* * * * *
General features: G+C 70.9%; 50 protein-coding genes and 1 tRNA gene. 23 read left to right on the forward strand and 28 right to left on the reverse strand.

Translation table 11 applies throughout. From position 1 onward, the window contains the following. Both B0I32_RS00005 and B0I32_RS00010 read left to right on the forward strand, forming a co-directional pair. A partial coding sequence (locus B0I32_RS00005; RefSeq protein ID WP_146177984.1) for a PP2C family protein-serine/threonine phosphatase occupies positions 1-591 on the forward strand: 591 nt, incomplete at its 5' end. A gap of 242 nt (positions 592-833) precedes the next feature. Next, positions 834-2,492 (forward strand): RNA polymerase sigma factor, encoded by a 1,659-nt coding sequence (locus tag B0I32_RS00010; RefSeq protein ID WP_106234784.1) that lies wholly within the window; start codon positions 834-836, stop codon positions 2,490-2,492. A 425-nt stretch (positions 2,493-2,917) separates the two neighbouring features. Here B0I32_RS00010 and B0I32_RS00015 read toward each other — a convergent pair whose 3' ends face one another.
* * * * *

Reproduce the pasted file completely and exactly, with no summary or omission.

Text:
General features: G+C 70.9%; 50 protein-coding genes and 1 tRNA gene. 23 read left to right on the forward strand and 28 right to left on the reverse strand.

Translation table 11 applies throughout. From position 1 onward, the window contains the following. Both B0I32_RS00005 and B0I32_RS00010 read left to right on the forward strand, forming a co-directional pair. A partial coding sequence (locus B0I32_RS00005; RefSeq protein ID WP_146177984.1) for a PP2C family protein-serine/threonine phosphatase occupies positions 1-591 on the forward strand: 591 nt, incomplete at its 5' end. A gap of 242 nt (positions 592-833) precedes the next feature. Next, positions 834-2,492 (forward strand): RNA polymerase sigma factor, encoded by a 1,659-nt coding sequence (locus tag B0I32_RS00010; RefSeq protein ID WP_106234784.1) that lies wholly within the window; start codon positions 834-836, stop codon positions 2,490-2,492. A 425-nt stretch (positions 2,493-2,917) separates the two neighbouring features. Here B0I32_RS00010 and B0I32_RS00015 read toward each other — a convergent pair whose 3' ends face one another.